How does the passive act of watching television and other electronic media-regardless of their content-affect a developing child's relationship to the real world? Focusing on this crucial question, Marie Winn takes a compelling look at television's impact on children and the family. Winn's classic study has been extensively updated to address the new media landscape, including new sections on: computers, video games, the VCR, the V-Chip and other control devices, TV programming for babies, television and physical health, and gaining control of your TV.
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Marie Winn has written thirteen books, among them Children Without Childhood, Unplugging the Plug-In Drug, and Red-Tails in Love. She currently writes a column about nature for the Wall Street Journal. She has two grown children and four grandchildren who are growing up without television.From Library Journal:
After 25 years, Winn (Children Without Childhood) has completely revised and updated her landmark study of the influence of television on children and family life by incorporating findings based on recent research and investigating the impact of the home computer, the VCR, and the video game terminal. She has also shifted the focus from the TV programs children watch to the negative effects of television on children's play, imagination, and school achievement. Although Winn pinpoints many key shortcomings of television, this study is not argumentative; Winn instead aims to stress the quality of family life without television, to show educators and parents how to control the medium, and to offer practical suggestions on how to improve family life not dependent on television. This refreshingly candid and inviting study is highly recommended for both public and academic libraries. Leroy Hommerding, Fort Myers Beach P.L. Dist., FL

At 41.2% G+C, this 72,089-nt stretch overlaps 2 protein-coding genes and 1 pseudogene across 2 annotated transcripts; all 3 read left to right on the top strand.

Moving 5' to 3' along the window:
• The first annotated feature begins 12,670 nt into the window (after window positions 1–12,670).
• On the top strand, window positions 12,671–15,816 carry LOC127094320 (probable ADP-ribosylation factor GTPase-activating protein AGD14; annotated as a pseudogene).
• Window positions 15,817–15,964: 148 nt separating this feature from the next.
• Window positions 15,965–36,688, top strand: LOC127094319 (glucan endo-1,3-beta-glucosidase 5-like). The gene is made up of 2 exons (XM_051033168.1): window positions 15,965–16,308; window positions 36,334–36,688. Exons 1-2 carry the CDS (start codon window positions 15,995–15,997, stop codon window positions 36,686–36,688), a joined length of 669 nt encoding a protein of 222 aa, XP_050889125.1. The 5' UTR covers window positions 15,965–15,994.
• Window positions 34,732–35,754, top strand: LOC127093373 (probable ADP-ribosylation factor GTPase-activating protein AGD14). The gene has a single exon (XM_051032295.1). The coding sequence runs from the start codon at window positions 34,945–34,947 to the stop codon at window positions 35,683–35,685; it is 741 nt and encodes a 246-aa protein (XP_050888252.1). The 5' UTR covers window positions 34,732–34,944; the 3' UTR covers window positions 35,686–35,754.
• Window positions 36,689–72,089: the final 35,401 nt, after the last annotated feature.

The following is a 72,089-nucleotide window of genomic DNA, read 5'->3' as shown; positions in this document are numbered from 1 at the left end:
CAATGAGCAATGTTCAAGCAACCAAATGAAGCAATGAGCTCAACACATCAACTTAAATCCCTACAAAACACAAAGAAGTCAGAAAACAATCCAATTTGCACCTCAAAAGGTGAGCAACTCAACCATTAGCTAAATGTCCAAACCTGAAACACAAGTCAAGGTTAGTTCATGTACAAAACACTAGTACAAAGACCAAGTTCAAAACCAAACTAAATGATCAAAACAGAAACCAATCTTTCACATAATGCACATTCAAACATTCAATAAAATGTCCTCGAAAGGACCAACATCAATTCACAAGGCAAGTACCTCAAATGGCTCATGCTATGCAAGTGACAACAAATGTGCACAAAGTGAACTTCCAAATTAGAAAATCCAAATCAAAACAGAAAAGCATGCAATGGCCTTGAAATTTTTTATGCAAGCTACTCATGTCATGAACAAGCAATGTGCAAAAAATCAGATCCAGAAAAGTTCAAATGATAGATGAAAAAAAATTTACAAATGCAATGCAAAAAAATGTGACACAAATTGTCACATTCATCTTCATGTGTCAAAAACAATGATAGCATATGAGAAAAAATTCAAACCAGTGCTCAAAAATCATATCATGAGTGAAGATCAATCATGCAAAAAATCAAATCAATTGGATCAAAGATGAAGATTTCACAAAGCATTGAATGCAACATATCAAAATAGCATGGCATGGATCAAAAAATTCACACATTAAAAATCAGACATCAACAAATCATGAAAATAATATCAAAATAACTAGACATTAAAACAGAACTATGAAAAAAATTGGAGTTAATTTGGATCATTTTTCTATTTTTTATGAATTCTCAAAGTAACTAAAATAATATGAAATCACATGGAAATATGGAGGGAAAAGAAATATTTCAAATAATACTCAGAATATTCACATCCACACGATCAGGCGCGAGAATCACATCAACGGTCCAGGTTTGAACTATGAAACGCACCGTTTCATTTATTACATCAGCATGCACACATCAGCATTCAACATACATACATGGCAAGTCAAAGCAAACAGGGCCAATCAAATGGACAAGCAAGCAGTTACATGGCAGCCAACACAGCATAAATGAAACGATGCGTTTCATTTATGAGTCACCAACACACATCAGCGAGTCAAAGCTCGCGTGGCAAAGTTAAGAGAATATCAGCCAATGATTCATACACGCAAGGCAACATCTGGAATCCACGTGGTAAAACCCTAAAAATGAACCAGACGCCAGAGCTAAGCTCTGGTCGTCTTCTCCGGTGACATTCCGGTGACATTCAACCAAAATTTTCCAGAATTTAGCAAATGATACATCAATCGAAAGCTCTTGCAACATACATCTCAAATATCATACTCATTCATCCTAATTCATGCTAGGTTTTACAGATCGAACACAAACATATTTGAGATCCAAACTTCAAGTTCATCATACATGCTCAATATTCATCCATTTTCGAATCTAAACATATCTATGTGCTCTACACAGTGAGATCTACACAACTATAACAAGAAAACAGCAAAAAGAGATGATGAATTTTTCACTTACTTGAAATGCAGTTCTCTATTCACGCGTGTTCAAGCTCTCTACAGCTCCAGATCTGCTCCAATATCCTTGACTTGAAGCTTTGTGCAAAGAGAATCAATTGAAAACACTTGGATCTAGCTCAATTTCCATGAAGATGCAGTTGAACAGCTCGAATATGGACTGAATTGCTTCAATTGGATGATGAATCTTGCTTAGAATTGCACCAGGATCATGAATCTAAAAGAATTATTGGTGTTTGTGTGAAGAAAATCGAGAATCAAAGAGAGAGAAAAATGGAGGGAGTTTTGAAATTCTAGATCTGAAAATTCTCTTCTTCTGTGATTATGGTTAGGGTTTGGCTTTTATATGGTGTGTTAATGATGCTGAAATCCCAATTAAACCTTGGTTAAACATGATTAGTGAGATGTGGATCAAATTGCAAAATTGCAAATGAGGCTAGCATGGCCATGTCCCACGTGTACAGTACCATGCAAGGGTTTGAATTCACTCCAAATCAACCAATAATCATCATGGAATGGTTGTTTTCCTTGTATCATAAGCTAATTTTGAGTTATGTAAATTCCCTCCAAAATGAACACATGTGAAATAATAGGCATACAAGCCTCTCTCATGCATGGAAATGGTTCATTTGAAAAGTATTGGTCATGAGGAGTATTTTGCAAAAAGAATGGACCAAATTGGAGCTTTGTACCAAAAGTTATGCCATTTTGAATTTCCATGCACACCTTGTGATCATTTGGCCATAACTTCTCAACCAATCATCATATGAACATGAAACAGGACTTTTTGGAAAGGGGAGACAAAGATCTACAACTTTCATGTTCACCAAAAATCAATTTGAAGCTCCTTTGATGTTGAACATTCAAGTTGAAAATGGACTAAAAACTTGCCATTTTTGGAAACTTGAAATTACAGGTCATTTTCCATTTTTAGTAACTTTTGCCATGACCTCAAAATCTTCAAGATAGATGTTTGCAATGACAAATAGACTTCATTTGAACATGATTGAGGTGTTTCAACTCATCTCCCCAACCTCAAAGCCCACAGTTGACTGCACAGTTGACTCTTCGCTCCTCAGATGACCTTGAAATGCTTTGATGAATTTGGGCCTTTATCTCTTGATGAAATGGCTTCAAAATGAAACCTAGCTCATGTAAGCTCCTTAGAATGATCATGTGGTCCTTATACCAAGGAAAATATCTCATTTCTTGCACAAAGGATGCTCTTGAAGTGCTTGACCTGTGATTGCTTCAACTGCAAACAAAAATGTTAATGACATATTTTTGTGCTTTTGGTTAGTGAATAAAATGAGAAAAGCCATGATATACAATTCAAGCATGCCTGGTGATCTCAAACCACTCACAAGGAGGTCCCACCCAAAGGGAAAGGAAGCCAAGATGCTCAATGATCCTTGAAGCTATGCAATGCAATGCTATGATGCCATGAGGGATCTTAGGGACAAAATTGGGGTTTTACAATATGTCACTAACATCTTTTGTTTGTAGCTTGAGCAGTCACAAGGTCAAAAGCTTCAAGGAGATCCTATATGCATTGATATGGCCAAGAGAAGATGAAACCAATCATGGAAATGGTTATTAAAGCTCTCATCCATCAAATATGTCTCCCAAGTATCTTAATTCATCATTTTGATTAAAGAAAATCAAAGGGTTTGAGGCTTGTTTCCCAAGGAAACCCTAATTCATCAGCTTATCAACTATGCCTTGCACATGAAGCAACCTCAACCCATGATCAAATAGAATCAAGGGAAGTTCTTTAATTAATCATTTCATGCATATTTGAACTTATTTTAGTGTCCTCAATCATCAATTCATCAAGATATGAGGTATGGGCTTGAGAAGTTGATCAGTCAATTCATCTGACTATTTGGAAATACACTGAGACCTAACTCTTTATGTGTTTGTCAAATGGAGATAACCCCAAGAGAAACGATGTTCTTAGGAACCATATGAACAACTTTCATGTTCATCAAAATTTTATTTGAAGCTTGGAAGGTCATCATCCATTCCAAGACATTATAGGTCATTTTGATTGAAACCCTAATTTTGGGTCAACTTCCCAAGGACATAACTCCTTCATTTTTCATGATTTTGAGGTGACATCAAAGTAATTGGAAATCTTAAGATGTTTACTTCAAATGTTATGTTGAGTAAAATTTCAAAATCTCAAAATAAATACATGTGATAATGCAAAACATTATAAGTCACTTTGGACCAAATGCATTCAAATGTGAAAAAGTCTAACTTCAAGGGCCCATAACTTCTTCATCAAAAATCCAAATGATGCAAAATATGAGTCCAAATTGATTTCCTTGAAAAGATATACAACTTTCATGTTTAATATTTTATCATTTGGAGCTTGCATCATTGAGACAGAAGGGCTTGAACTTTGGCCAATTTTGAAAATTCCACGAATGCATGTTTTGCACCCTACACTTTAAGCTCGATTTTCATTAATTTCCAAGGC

Copyright 2002 Cahners Business Information, Inc.
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